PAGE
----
LIS Trends

An Important New Tool for Public Libraries Helps Them Tell Their “Story”

with 2 comments

As society becomes increasingly technological, Libraries, particularly public libraries, are finding it more challenging to explain their relevance to their communities. Many people think that with the pervasiveness of the Internet and the wealth of information available on it, as well as the rise in e-reader ownership and other digital technologies, that libraries will no longer be needed within the next few years. With this prevailing attitude among the public, library staff are feeling compelled to prove their continued relevance not only to increase or maintain their funding, but also to keep their communities involved in their mission of open access to information, education, charity, advocacy, etc. Some libraries are finding very unique ways to get this message across. One such library is the California State Library.

The California State Library, located in Sacramento, California, is a central reference and research library for the Governor’s office, legislature, state employees, and the general public. On November 3, 2012 at the Annual California Library Association Conference held in San Jose, California, the library presented an exciting new tool that could help public libraries around the country illustrate their relevance in the digital age. The tool, which they titled “The Emerging Story of California Public Libraries,” is a document, or “story map,” that libraries can use to tell their story of why they are important; what the changing role of librarians are, how libraries are adapting to digital technologies, and the many services libraries provide that are still very useful and necessary today, even in a technological landscape (“Sierra Sun Times”).

Though the story map that the California State Library is intended for use in California public libraries, a tool such as this could easily be adapted for any library in the country, maybe even abroad. The important thing is that libraries share their story with their communities and give them a chance to grow with them as they have to continue to adapt to a world that is becoming more digital.

Sources:

“California State Library announces The Emerging Story of California Public Libraries.” Sierra Sun Times. 09 Nov. 2012. Web. Last Accessed 12 Nov. 2012. <http://goldrushcam.com/sierrasuntimes/index.php/news/mariposa-daily-news-2012/140-november/6841-california-state-library-announces-the-emerging-story-of-california-public-libraries>.

 

“The Emerging Story of California Public Libraries.” California State Library, 02 Nov. 2012. Web. Last Accessed 12 Nov 2012. <http://www.library.ca.gov/lds/docs/CAPublicLibraryStoryMap.pdf>.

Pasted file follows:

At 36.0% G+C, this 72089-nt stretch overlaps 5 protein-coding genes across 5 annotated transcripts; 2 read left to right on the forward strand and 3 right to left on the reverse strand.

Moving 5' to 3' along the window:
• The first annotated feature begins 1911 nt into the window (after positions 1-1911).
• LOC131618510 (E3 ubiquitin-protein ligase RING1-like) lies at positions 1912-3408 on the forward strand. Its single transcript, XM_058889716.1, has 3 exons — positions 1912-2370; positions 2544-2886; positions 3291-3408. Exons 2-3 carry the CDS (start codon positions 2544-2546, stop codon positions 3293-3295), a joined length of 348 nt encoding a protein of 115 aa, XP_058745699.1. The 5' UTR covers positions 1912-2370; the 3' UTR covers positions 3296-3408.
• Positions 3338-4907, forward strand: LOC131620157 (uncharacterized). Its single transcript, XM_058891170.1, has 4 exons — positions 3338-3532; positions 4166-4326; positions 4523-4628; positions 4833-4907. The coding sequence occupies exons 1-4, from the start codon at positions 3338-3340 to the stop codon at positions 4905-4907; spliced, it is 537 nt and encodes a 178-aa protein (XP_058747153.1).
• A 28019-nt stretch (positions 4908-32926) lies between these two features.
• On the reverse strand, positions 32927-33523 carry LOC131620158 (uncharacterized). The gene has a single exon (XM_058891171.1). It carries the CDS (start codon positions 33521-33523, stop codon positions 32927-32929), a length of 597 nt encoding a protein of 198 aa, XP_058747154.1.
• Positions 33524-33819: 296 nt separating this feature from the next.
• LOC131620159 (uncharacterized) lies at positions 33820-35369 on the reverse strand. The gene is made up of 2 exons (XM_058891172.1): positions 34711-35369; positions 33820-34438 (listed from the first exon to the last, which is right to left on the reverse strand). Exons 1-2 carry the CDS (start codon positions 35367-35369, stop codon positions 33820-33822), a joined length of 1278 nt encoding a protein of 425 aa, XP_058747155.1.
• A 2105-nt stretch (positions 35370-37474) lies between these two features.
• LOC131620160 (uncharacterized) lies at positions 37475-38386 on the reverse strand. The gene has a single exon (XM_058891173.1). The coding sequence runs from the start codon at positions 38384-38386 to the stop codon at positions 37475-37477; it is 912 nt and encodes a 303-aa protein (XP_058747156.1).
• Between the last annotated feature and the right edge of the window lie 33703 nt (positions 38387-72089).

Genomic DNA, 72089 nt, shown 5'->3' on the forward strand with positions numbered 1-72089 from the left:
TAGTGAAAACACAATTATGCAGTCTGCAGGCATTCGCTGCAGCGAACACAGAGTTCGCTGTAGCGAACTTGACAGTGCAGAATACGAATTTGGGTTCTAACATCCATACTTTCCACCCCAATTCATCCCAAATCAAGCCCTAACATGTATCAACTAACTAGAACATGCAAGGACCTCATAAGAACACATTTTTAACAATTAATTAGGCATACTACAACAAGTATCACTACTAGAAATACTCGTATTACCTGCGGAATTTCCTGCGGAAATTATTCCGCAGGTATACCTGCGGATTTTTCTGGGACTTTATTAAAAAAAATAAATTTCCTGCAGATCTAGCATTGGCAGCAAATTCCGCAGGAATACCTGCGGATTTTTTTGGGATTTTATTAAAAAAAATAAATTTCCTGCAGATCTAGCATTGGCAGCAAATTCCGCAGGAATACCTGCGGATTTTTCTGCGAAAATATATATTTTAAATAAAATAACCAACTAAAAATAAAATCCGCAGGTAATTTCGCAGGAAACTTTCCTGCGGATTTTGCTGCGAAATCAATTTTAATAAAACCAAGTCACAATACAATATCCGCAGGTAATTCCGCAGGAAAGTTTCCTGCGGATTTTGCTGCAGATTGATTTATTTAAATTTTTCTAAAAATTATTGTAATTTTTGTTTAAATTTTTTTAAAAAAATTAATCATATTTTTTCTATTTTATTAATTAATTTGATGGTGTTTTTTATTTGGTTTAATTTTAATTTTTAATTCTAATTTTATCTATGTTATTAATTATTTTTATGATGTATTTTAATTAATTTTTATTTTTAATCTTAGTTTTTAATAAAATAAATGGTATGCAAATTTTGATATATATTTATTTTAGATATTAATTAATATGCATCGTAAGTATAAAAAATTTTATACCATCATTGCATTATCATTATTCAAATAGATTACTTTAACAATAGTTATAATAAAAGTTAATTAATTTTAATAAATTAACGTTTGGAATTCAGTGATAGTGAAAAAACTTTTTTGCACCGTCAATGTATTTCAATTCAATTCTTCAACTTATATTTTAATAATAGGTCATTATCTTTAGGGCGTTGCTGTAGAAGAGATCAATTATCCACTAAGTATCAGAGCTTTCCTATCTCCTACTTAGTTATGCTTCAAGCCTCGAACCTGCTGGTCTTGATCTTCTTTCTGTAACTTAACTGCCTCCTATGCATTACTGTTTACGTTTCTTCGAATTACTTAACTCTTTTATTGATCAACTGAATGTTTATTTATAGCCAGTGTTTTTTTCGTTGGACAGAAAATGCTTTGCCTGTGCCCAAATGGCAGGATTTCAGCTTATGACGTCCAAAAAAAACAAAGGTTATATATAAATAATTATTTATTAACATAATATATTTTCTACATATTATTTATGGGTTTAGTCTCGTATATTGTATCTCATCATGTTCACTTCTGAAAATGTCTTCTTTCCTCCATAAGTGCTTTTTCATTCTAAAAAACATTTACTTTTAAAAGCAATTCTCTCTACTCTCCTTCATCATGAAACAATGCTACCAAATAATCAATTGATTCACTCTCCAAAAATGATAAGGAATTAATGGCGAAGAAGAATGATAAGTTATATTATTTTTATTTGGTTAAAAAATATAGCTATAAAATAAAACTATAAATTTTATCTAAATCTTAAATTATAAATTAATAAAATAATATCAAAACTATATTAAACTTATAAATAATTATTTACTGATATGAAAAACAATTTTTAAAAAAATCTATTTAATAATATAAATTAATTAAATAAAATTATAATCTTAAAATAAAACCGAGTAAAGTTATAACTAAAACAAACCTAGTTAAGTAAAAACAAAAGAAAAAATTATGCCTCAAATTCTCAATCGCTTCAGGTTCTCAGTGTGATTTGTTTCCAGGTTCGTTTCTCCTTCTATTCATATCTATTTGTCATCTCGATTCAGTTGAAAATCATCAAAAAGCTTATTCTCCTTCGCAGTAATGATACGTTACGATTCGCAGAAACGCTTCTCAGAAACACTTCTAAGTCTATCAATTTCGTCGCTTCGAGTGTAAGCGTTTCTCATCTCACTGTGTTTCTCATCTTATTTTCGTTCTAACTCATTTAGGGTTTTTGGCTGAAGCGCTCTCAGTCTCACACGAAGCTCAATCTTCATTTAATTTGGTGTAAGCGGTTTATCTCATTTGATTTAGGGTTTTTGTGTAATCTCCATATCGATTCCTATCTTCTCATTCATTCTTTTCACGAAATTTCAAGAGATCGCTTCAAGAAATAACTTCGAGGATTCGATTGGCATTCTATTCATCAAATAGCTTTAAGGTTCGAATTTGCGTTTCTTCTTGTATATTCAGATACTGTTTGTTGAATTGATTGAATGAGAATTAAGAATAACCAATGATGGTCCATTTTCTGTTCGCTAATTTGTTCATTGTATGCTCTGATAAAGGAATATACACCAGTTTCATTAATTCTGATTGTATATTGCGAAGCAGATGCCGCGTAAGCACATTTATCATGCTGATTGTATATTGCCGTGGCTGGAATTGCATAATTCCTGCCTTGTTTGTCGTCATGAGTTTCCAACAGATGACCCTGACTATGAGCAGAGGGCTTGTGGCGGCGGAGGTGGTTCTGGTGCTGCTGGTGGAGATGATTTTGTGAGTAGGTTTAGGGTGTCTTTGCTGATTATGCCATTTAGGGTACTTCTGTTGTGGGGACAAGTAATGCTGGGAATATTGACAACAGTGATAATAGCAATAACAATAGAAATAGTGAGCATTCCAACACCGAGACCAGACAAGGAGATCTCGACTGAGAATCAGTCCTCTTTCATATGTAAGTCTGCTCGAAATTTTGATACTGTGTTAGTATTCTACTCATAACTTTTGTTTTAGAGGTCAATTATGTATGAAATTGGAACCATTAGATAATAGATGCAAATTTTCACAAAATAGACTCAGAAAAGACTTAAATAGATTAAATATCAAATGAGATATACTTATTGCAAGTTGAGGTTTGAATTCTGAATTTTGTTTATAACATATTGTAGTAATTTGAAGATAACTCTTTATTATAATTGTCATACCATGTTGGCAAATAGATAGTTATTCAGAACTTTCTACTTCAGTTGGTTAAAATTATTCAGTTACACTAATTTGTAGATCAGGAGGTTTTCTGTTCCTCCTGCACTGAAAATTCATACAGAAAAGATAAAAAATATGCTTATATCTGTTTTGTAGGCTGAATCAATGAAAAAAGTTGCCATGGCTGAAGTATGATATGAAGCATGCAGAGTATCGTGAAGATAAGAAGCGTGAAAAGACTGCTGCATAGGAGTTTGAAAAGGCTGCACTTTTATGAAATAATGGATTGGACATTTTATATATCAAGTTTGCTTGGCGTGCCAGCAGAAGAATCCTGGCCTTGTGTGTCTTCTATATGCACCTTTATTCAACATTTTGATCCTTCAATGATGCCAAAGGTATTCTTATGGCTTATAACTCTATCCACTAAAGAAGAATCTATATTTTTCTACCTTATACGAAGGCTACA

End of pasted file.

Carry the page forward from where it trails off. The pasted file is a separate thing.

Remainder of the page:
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Written by JenniferMillen

November 12, 2012 at 8:31 pm

Posted in Uncategorized

2 Responses

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  1. I agree that a library’s worth is sometimes overlooked. Many people do not find libraries to be a necessary stop when trying to research or find information. The Internet is now the go to tool because it is easy and widely available. Libraries do need to promote their worth to remind people why they are needed just like the California State Library did. Another library that took a different approach to proving their worth is Pacific University in Oregon (Gilman & Kunkel, 2010). At the Pacific University, the library felt it was taking a backseat role in the academic goals of the university (Gilman & Kunkel, 2010). The library felt it was time to take on a more relevant and supportive role by reaching out to other departments of the university and work on achieving goals together (Gilman & Kunkel, 2010). The library also become more involved by offering tools to promote and achieve the continuum of scholarly activity concept (Gilman & Kunkel, 2010).

    Whichever way a library decide to promote its relevancy, it is important that it succeeds in getting the message across. Libraries are a valuable asset to patrons, communities, and society. While it may be hard to measure their worth, their absence would be greatly felt if libraries started shutting their doors.

    References:

    Gilman, I. & Kunkel, M. (2010). From Passive to Pervasive: Changing Perceptions of the Library’s Role through Intra-Campus Partnerships. Collaborative Librarianship, 2(1), 22-32.

    Lauren Ziolkowski

    November 21, 2012 at 8:23 pm

  2. libraries will always be used in some format. there will always be students needing outside internet help with studying, research, and information digging. academic libraries will, inn my opinion, be in use as they were many years ago by scholars.

    milo burdine

    November 24, 2012 at 2:49 pm


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